We had two women’s matches here.  The first, as necessitated by the situation, was to build a new star.  Chakara defeated Chantal Jordan in a match that was absolutely fine.  Both women were violent, and Chakara has an incredible submission game.  However, neither are ready to take a convincing spot at the top of a division and the booking woes invaded any thoughts I might have had.  Chakara got the rub, but she struggled to walk the line between slow and methodical.  She wanted to give an air of relentless violence, but her movements were just too plodding.

The second women’s match, and the most prestigious, was between Zoe Lucas and Gisele Shaw for the vacated title.  The last major RevPro show, High Stakes 2020, featured this exact match.  Shaw stood in the ring at the end, alongside Ospreay and Oku, heralding a new start for the division.  There’s a deep sense of repetition, but there wasn’t much of an alternative.

The match itself started with a dominant and violent Gisele Shaw, clearly motivated by the confidence a victory would bring.  Unfortunately, Zoe Lucas is not a serious championship contender.  The gimmick of the “beauty wrestler” complete with shrieks when selling, is off putting at best.  What’s more egregious, however, is the soft way that she hits the ropes.  There’s no dedication to anything she does, and a wrestler like Gisele Shaw deserved better.

This was by no means a squash, but Gisele Shaw was certainly dominant.  A brutal, extended submission was a great close and gave her a violent start to her new reign.

Cruiserweight Division

Lee Hunter def. Big Guns Joe

Michael Oku and Connor Mills def. Lykos Gym

Big Guns Joe has become more prominent in recent months,  and is now dancing on a very thin line between comedy and serious wrestling.  In many ways, this defeats the whole point of Big Guns Joe.  The most successful Joe I’ve seen is in promotions like Hindley’s Grand Pro, which attracts families.  There, the delicious irony of a diminutive man convinced he’s a giant works brilliantly.  Here, it often seems silly.  In an environment like the Cockpit, the size-defying strength spots he does would be impressive, but soaking them in irony takes away rather than adds.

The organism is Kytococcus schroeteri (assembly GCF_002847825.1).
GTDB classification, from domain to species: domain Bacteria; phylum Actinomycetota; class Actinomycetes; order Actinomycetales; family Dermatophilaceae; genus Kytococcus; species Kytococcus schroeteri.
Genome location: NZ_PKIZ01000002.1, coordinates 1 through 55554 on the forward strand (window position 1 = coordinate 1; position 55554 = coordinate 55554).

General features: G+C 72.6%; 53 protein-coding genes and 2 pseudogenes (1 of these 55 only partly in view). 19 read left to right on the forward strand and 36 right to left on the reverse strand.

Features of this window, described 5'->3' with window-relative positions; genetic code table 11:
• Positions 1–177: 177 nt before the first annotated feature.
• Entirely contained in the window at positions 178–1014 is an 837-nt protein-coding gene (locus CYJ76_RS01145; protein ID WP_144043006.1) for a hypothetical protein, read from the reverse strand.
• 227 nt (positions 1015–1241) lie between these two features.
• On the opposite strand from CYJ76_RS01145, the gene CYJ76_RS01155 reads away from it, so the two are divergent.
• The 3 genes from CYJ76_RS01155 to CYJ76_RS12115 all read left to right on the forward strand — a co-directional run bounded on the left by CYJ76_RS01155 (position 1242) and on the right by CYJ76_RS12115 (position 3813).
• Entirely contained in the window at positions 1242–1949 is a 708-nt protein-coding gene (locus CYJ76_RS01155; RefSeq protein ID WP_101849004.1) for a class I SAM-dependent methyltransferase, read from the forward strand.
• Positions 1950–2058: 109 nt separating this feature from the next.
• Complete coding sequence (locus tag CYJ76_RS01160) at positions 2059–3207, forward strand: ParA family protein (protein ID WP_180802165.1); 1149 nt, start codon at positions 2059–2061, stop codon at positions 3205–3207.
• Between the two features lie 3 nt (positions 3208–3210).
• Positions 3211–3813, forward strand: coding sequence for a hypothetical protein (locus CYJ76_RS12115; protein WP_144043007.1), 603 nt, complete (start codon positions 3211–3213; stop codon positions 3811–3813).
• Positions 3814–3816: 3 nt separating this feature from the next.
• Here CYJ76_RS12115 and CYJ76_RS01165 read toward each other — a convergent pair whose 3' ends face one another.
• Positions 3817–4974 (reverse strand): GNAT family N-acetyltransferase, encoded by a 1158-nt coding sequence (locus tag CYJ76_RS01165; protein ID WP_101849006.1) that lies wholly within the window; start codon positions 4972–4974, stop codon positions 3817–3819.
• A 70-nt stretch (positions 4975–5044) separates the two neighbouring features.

Hunter is being built as a challenger for Oku’s Cruiserweight title, and he’s a solid, dependable hand that will no doubt have a good match.  His reverse DTT was incredible, and he gave Joe a pep talk at the end about being taken more seriously.  A transition into a new character would be welcomed, as the cruiserweight division needs an injection of talent.

Oku is the current cruiserweight champion, and he has been distracted by tag team gold.  In a way, it’s understandable booking because he’s much better at the chase than he is the catch.  It’s not just his size but his aura that makes him the perpetual underdog, so shifting him into a tag team with his best friend, Connor Mills is a way to keep that energy going.  Unfortunately, they have been locked in a perpetual feud with the Lykos Gym, which, like most of the Schadenfreude adjacent acts, has a ceiling unless you’re directly invested in the wrestlers themselves.

This was the opening match in the Great British Tag League and it had a serious pace problem.  When it was good, it was good.  There were, however, too many stretches of plodding submissions that the Lykos team couldn’t quite manage.  I prefer the Lykos that actually wrestles compared to the Lykos that hides under the ring, but if I’m in control I’m keeping Joe Nelson well away from that mask.

This match was a constant stream of near misses.  Everyone wrestled beyond their ability and nothing had a satisfactory landing.  Everyone worked hard, but Mills can’t play the tough man and Lykos can’t play the pack of wolves they literally try to be.  The ending had some juice, but I’m hoping for better as the Tag League progresses.

The Lost Toys

Robbie X def. Chris Ridgeway (w/Gideon Grey)

The best metaphor I ever heard for ECW was from Joe Lanza; he said that ECW was the promotion of the lost toys.  It was a group of wrestlers who didn’t fit in any major company, but with some love and opportunity could do something special.

The three men involved here are the lost toys of British wrestling.  It feels like they’ve all been overlooked, which is a real shame.  What this does, however, is give RevPro some much-needed veteran experience amidst a very young scene.